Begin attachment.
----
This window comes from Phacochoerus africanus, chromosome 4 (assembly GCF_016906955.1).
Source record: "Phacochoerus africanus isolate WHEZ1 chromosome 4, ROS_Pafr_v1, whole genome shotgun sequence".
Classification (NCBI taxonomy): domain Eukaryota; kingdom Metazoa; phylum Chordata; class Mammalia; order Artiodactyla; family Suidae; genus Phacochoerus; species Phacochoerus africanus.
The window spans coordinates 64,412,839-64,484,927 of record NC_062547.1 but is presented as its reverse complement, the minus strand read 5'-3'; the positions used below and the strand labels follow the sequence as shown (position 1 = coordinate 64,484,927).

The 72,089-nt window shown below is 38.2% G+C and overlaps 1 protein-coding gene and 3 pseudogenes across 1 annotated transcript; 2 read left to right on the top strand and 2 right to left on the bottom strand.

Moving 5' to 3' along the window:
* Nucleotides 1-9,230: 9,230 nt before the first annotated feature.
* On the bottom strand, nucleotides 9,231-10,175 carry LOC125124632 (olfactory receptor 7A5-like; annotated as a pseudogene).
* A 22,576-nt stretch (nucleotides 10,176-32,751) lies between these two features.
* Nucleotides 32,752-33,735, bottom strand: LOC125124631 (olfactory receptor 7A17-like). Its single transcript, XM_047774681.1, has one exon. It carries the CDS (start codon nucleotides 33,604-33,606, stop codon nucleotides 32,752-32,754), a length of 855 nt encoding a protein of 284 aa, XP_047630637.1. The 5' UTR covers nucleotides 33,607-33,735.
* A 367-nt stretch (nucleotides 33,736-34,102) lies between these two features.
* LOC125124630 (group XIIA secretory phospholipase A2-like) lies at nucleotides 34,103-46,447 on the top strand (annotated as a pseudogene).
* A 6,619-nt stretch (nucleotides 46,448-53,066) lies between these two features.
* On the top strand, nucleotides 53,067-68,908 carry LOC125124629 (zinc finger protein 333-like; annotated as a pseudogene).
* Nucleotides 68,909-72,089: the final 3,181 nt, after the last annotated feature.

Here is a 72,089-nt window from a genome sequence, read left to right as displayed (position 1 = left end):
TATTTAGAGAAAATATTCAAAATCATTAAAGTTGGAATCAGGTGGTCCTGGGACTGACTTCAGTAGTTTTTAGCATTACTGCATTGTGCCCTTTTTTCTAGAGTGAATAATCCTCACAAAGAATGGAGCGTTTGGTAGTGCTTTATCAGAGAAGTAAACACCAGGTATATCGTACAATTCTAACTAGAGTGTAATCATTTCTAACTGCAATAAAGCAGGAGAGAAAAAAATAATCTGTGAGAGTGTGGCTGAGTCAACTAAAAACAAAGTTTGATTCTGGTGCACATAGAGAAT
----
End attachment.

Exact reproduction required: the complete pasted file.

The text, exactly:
This window comes from Phacochoerus africanus, chromosome 4 (assembly GCF_016906955.1).
Source record: "Phacochoerus africanus isolate WHEZ1 chromosome 4, ROS_Pafr_v1, whole genome shotgun sequence".
Classification (NCBI taxonomy): domain Eukaryota; kingdom Metazoa; phylum Chordata; class Mammalia; order Artiodactyla; family Suidae; genus Phacochoerus; species Phacochoerus africanus.
The window spans coordinates 64,412,839-64,484,927 of record NC_062547.1 but is presented as its reverse complement, the minus strand read 5'-3'; the positions used below and the strand labels follow the sequence as shown (position 1 = coordinate 64,484,927).

The 72,089-nt window shown below is 38.2% G+C and overlaps 1 protein-coding gene and 3 pseudogenes across 1 annotated transcript; 2 read left to right on the top strand and 2 right to left on the bottom strand.

Moving 5' to 3' along the window:
* Nucleotides 1-9,230: 9,230 nt before the first annotated feature.
* On the bottom strand, nucleotides 9,231-10,175 carry LOC125124632 (olfactory receptor 7A5-like; annotated as a pseudogene).
* A 22,576-nt stretch (nucleotides 10,176-32,751) lies between these two features.
* Nucleotides 32,752-33,735, bottom strand: LOC125124631 (olfactory receptor 7A17-like). Its single transcript, XM_047774681.1, has one exon. It carries the CDS (start codon nucleotides 33,604-33,606, stop codon nucleotides 32,752-32,754), a length of 855 nt encoding a protein of 284 aa, XP_047630637.1. The 5' UTR covers nucleotides 33,607-33,735.
* A 367-nt stretch (nucleotides 33,736-34,102) lies between these two features.
* LOC125124630 (group XIIA secretory phospholipase A2-like) lies at nucleotides 34,103-46,447 on the top strand (annotated as a pseudogene).
* A 6,619-nt stretch (nucleotides 46,448-53,066) lies between these two features.
* On the top strand, nucleotides 53,067-68,908 carry LOC125124629 (zinc finger protein 333-like; annotated as a pseudogene).
* Nucleotides 68,909-72,089: the final 3,181 nt, after the last annotated feature.

Here is a 72,089-nt window from a genome sequence, read left to right as displayed (position 1 = left end):
TATTTAGAGAAAATATTCAAAATCATTAAAGTTGGAATCAGGTGGTCCTGGGACTGACTTCAGTAGTTTTTAGCATTACTGCATTGTGCCCTTTTTTCTAGAGTGAATAATCCTCACAAAGAATGGAGCGTTTGGTAGTGCTTTATCAGAGAAGTAAACACCAGGTATATCGTACAATTCTAACTAGAGTGTAATCATTTCTAACTGCAATAAAGCAGGAGAGAAAAAAATAATCTGTGAGAGTGTGGCTGAGTCAACTAAAAACAAAGTTTGATTCTGGTGCACATAGAGAAT